McLean, S.P., & Hinrichs, R.N. (1998). Sex differences in the center of buoyancy location of competitive swimmers. Journal of Sports Science, 16(4), 373-383.

This study identified differences in the center of buoyancy (CB) and center of mass (CM) locations of male and female collegiate swimmers, and assessed the influence that buoyancy had on freestyle kicking performance.

Female collegiate swimmers (N = 16) had significantly more adipose tissue (20.2 +/- 4.4%) than 15 male collegiate swimmers (N = 15; 12.6 +/- 3.8%). The ratio of the sum of abdominal and suprailiac skinfolds to the thigh skinfold was significantly greater for males (2.07 +/- 0.37) than females (1.31 +/- 0.32), implying that females had proportionately more fatty tissue caudally than males. The distance between the centers of buoyancy and mass was significantly larger for males (0.79 +/- 0.43 cm) than females (0.16 +/- 0.34 cm). Both points were more caudal in females (59.9 +/- 0.7% and 59.8 +/- 0.7% of body height respectively) than in males (61.7 +/- 0.8% and 61.2 +/- 0.9% respectively).

The difference in distance between the centers could be attributed to the difference in the location of the center of buoyancy, because the center of mass difference was not significant and was characterized by a smaller effect size. The amount and distribution of adipose tissue accounted for a significant proportion of variance in the distance (R2 = 0.25 and 0.29 respectively). Males had a significantly higher proportional kick time, defined as the ratio of times to complete a 22.9 m sprint when kicking and swimming respectively, than females (1.57 +/- 0.09 and 1.51 +/- 0.13 respectively). This showed that the male swimmers kicked proportionally more slowly than the female swimmers. However, the distance between centers did not account for a significant proportion of variance in the proportional kick time.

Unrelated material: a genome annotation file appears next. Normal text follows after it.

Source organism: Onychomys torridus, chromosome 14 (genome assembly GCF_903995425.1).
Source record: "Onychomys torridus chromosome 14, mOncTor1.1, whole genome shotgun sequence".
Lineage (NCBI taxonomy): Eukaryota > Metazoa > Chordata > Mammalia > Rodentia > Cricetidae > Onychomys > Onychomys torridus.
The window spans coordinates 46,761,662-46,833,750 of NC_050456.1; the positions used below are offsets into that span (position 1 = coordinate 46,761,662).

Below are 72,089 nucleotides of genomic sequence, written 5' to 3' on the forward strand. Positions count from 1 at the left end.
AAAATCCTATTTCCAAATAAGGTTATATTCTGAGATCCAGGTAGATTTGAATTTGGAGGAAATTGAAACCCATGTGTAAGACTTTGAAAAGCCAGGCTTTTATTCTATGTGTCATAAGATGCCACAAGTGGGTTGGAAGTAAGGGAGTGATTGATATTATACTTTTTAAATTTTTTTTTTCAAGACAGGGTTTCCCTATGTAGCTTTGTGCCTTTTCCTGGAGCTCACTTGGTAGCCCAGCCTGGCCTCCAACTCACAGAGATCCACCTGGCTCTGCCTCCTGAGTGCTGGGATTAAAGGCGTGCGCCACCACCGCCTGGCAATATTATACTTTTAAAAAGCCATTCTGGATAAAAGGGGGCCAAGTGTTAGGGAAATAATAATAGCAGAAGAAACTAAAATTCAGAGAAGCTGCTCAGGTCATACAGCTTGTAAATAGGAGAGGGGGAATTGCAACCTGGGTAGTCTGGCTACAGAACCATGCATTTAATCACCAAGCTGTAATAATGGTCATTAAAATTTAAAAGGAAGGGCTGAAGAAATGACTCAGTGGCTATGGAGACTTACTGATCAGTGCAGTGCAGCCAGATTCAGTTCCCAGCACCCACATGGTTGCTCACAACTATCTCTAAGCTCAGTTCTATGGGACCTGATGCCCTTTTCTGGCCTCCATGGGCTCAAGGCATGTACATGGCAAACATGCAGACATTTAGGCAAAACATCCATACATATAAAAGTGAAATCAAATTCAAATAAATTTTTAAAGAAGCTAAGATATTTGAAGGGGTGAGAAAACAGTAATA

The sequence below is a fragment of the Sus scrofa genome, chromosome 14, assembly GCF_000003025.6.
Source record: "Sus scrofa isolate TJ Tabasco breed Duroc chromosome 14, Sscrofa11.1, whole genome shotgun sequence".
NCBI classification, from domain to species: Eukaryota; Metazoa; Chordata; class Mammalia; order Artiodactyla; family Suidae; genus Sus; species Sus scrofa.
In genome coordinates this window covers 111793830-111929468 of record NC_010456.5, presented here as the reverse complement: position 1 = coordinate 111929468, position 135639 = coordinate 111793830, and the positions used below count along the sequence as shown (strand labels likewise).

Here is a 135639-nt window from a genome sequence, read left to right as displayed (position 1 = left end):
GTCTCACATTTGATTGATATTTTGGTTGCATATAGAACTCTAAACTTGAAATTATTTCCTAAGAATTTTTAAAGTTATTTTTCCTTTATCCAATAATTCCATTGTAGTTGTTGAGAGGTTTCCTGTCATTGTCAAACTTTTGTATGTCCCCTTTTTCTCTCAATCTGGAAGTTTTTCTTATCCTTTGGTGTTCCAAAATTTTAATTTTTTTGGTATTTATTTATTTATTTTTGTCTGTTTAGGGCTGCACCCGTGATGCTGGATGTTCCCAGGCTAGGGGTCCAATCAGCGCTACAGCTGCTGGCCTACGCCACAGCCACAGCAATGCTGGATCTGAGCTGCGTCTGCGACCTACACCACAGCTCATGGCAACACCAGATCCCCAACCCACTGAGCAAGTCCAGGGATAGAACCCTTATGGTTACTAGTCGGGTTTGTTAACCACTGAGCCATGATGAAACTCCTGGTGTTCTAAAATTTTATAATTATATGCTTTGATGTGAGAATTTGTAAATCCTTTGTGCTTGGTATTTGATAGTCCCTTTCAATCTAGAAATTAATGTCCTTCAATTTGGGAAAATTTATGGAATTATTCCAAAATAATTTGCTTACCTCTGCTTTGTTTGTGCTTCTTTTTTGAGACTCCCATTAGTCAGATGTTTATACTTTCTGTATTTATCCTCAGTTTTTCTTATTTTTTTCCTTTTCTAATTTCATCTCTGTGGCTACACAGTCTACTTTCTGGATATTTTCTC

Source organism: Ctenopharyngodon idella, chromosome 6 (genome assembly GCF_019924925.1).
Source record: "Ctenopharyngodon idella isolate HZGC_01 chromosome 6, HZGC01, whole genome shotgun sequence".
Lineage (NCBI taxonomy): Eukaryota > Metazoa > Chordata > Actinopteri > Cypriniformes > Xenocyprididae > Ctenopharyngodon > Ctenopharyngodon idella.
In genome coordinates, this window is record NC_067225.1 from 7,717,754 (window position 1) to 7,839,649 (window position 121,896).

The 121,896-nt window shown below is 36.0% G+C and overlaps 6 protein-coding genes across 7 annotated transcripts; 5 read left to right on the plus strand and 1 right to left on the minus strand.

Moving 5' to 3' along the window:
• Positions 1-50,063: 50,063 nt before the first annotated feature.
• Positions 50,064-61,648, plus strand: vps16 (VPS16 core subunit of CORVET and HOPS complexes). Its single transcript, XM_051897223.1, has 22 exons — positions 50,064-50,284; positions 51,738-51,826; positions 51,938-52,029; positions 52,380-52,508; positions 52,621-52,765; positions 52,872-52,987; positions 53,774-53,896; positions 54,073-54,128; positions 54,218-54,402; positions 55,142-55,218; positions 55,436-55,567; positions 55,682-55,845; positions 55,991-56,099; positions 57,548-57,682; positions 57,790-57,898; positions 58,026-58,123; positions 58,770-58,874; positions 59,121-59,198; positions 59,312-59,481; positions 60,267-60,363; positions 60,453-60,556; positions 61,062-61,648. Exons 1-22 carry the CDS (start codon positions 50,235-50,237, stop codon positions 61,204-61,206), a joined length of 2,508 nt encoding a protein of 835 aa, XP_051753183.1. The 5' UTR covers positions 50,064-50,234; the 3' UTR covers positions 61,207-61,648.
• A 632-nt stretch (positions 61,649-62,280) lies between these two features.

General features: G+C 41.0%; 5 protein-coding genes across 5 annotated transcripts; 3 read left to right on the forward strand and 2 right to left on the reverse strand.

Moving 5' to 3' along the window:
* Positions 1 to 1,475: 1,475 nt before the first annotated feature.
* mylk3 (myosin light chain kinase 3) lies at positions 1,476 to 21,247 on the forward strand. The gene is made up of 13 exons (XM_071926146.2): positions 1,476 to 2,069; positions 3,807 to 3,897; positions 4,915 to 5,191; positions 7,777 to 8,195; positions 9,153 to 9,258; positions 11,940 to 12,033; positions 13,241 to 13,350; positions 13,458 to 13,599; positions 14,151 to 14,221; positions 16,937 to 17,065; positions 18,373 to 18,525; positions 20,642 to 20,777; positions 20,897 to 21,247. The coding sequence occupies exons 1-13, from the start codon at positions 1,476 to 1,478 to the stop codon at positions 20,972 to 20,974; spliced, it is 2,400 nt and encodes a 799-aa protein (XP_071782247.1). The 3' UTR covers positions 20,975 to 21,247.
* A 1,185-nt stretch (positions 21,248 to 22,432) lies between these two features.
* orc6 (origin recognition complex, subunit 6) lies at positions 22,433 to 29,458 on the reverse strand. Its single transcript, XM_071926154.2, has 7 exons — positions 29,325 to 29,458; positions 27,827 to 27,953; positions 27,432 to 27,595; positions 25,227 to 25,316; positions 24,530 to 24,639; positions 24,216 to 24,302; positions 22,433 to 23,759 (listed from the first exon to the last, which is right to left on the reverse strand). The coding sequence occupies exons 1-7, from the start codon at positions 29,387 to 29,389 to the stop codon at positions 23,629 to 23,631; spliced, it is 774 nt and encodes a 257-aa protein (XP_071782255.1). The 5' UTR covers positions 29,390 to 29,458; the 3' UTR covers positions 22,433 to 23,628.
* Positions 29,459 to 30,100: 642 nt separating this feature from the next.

These results do not support the assertion that skilled male swimmers are at a performance disadvantage in terms of natural buoyancy characteristics.

Implication. Male swimmers have different buoyancy characteristics to females. However, when kicking was used as a performance measure the buoyancy differences were unrelated to performance. Males generally kicked slower than females probably because their kicks had to travel a greater distance.

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